Sundays in Uganda are my time. I always hope for a bright, sunny day so that I can dart off to the Red Chili Hideaway and soak up sun by the pool. When I do so, I’m guaranteed to run into familiar faces, interrupting my worship to the sun god only briefly. But, too often, the skin gods win out, and it’s too cloudy to strip to minimal clothing and perform diligent reverence.
This Sunday is one of those, “but I’m in Africa, where’s the sun days.” I get up, flick on the hot water heater and enjoy a cold Coke Zero while the water warms up. I’ve come to realize that as low maintenance as I am, hot showers are a first world convenience I’d prefer not to do without. I bathed with icy, cold showers in Uganda up until only recently when my mother was traveling with me and I knew cold water was a deal-breaker.
I enjoy my hot shower, then head to Dancing Cup for my nutella, banana crepe fix. A couple of years ago, they changed up their menu, and no longer have it listed, but the wait staff know me. They don’t even bring me a menu. And, thankfully, they’ve indoctrinated new hires so that I’ve been able to continue to resist breakfast change.
I wipe my plate clean, the way my mother only hoped I would’ve done as a supremely picky-eater child, and take the underused paper napkin and tuck it in my pocket for later use. I walk out to the main road to grab a boda (my preferred method of transport) to take me home. I walk up the carless and quiet street for a bit, when two bodas coming in the opposite direction spy me, and both turn around to gun for my business. They jockey for better positioning, entreating me and competing with each other for my ride. We share an amused laugh. I look them both over in a way that I hope is discreet. The one who nodded in my direction first is younger and cuter with fashionable shades that are totally unnecessary on this cloud heavy day and has a newer motor bike. The older one has cardboard pieces strapped around parts of his sputtering bike. Clearly, I choose the cuter one with the faster bike and we zip off.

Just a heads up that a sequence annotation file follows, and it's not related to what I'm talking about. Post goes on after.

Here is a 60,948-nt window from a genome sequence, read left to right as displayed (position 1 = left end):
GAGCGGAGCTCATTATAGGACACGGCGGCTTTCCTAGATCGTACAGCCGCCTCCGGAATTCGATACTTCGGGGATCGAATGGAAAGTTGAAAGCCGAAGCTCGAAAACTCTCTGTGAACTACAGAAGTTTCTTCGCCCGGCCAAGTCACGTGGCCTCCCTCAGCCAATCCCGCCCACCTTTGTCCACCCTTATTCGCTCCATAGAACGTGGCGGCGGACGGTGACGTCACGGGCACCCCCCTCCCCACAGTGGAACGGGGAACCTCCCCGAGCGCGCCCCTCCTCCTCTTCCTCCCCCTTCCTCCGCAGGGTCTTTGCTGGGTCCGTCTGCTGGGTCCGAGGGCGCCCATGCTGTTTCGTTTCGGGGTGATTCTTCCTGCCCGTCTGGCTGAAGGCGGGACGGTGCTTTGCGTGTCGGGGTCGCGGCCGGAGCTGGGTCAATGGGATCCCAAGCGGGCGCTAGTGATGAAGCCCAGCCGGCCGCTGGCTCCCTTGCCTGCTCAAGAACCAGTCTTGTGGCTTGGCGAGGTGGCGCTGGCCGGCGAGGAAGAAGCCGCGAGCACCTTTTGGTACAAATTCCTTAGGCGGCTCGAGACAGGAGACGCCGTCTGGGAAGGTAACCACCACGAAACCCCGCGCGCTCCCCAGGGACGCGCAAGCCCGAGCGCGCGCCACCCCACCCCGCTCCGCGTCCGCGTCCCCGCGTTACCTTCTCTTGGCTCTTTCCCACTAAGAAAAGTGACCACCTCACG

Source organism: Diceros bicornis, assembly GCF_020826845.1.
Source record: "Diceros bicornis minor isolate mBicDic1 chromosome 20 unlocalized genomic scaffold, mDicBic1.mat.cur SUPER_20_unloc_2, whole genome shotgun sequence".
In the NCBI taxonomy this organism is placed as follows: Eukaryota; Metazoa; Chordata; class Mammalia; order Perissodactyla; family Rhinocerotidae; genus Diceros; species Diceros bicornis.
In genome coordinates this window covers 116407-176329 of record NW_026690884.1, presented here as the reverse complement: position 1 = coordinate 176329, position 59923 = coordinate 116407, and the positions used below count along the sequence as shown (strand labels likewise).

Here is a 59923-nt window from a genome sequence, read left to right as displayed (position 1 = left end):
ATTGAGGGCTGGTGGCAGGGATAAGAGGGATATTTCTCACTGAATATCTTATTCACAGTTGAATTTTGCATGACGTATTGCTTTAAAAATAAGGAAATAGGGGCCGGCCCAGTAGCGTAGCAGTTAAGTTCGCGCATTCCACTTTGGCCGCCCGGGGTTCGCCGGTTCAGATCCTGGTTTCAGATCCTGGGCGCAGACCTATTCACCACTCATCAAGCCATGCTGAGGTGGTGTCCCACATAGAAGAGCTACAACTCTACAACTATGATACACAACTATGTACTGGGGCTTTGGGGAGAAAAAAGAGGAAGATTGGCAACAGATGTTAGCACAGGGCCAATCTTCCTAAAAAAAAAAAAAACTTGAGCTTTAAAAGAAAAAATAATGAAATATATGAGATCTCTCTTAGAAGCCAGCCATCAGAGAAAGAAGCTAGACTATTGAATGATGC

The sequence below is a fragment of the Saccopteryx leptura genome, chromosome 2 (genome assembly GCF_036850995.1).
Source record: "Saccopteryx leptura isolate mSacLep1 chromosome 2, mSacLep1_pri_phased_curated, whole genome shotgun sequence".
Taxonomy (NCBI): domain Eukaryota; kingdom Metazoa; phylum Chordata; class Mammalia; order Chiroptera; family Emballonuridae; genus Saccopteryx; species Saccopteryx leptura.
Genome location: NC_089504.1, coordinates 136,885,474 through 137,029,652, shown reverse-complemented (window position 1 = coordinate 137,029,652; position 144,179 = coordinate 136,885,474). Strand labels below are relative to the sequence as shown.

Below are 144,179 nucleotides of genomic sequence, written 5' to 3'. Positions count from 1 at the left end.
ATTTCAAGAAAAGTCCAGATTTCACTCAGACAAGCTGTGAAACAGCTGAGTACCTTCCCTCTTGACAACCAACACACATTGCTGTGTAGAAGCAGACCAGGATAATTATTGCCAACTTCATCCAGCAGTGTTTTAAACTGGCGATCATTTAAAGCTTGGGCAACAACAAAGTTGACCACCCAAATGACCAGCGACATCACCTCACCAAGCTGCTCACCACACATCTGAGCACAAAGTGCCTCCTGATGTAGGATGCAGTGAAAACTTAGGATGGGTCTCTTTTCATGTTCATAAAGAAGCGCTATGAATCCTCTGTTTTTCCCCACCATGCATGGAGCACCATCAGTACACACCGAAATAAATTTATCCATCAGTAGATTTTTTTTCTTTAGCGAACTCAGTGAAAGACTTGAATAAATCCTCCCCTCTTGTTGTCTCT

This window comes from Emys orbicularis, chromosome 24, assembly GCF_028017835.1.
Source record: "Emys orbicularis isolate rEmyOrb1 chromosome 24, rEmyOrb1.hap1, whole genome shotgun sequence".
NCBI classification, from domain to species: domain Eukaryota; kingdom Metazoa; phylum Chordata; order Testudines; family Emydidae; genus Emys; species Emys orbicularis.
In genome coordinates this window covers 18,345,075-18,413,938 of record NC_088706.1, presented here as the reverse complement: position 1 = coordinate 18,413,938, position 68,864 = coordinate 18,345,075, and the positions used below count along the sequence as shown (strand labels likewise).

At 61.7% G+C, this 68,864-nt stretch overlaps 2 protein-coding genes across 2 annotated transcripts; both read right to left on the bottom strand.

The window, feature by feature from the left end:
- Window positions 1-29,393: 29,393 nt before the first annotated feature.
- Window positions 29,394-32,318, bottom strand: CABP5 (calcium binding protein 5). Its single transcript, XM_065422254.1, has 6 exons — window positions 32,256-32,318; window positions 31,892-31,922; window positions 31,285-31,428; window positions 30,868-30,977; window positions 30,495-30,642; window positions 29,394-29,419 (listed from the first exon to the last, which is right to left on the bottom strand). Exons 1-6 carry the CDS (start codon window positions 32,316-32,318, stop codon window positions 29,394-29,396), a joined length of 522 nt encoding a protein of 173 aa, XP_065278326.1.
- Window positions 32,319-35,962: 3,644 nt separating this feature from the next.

I return home to my quiet compound. Laying on my couch, door ajar, curtain pulled back, I watch the palm leaves gently blowing and the sun creating a glow to the worn clay, brick wall separating my compound from the adjacent one, a certain calm and peace fills me in these moments. In the US, it’s nearly impossible for me to duplicate this serenity. The cool breeze paired with the warm sun. The near silence, except for muffled sounds of traffic from the road ahead, just beyond the compound’s heavy, metal gate. Here I don’t stress and fret and consider the myriad of tasks competing for my attention. I can simply enjoy the quietness that comes from not striving to accomplish anything. It’s here that my mind can be still. Soon, when I reach the Quarter, this quietness will instantly disappear.
The people, the sounds, the potent smells, the immediacy of unexpected problems will engulf me. The ritualistic greetings as I walk around, trying to photograph and create powerful images to tell this story, will intrude. The consistent requests to take someone’s photo, which I don’t necessarily mind, detracts and distracts from my real goal of meaningful documentary, spontaneous, capture the moment imagery. The entreaties along the way, “Madam Kareny, I need to talk to you. You see, I’m having this problem…” it trails off and concludes with some variation of, “I am needing school fees,” or “my auntie has died and I need money for the burial.”
So, in this moment of calm, in my house, I still myself, mind and body, and savor the lack of demands, either from others or those demands I place on myself. I breathe. Deeply. I breathe the way my yoga friend, Angela, taught me. “Breathe deeply in so your belly fills and then let it out.” I breathe deeply, so that my belly becomes round and full and pronounced, and for a moment, I get distracted. “I must lose that 10 pounds this year,” I think to myself. Then I take another deep, sustaining, mind-quieting breath.